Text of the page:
Powerlines and childhood cancer

Does exposure to the magnetic fields from powerlines and other electrical sources increase the risk of childhood cancer?

The answer is YES, according to a recent study from Korea.

The study, by G Seomun and team from Korea University, is the first to systematically review the evidence for this connection.

The authors identified 30 studies on magnetic fields and different types of childhood cancer—including leukemia, lymphoma and brain tumours—that included over 186,000 children from 15 countries. They extracted the data from these studies and analysed it.

‘Statistically significant associations were observed between exposure to ELF-MF [extremely low frequency magnetic fields] and childhood leukemia.’ They found:

  • children exposed to 2 mG had 26% more chance of leukemia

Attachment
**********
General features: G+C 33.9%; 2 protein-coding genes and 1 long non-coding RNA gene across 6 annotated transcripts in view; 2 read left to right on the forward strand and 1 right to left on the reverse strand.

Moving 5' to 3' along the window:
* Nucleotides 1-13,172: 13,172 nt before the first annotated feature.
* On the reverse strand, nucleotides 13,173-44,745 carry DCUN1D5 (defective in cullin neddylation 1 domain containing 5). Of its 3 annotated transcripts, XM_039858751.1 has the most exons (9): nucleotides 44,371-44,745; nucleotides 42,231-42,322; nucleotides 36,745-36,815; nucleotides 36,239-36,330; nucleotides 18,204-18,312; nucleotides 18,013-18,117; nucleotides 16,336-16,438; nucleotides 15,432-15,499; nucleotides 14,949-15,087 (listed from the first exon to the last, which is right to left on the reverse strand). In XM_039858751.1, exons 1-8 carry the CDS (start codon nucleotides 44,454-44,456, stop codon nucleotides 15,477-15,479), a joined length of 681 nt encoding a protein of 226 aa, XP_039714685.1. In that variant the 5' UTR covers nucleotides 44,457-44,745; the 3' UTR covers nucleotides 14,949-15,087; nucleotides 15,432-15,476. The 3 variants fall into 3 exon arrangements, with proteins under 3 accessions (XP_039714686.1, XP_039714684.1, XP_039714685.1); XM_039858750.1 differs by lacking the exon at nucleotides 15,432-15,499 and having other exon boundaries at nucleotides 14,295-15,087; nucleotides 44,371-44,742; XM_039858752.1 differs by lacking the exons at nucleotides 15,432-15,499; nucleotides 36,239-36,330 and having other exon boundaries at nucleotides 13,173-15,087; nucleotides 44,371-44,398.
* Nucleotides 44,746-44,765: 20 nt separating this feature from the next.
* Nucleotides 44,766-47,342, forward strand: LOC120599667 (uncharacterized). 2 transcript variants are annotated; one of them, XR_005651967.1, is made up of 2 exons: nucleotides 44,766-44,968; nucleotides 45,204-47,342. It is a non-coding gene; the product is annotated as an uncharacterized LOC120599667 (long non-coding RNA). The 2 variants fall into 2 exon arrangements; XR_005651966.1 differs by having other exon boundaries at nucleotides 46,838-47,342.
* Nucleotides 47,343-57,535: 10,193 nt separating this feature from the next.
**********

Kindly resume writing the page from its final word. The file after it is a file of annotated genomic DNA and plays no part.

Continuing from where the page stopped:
• children exposed to 3 mG had 22% more chance of developing leukemia

  • children exposed to 4 mG had 72% more chance of developing leukemia

  • children exposed to 4 mG had over double the risk of childhood cancer.

These levels are much lower than those allowed by the limits of the International Commission on NonIonizing Radiation Protection (ICNIRP), to which Australia adheres, which allow the general public to be exposed to magnetic fields of 2000 mG.

The study also found a dose-response effect. In other words, the higher the exposure, the greater the risk of childhood cancer, which strengthens the connection.

The authors say, ‘this study presents the epidemiological evidence of childhood cancer risk on exposure to ELF-MFs, which implies that we can confirm the risk of childhood leukemia among pediatric cancers followed exposure to ELF-MFs, which is associated with a higher risk than what was previously known.’

These findings have important implications for public policy on magnetic fields, the authors wrote.

Seomun G, Lee J, Park J (2021) Exposure to extremely low-frequency magnetic fields and childhood cancer: A systematic review and metaanalysis. PLoS ONE 16(5): e0251628

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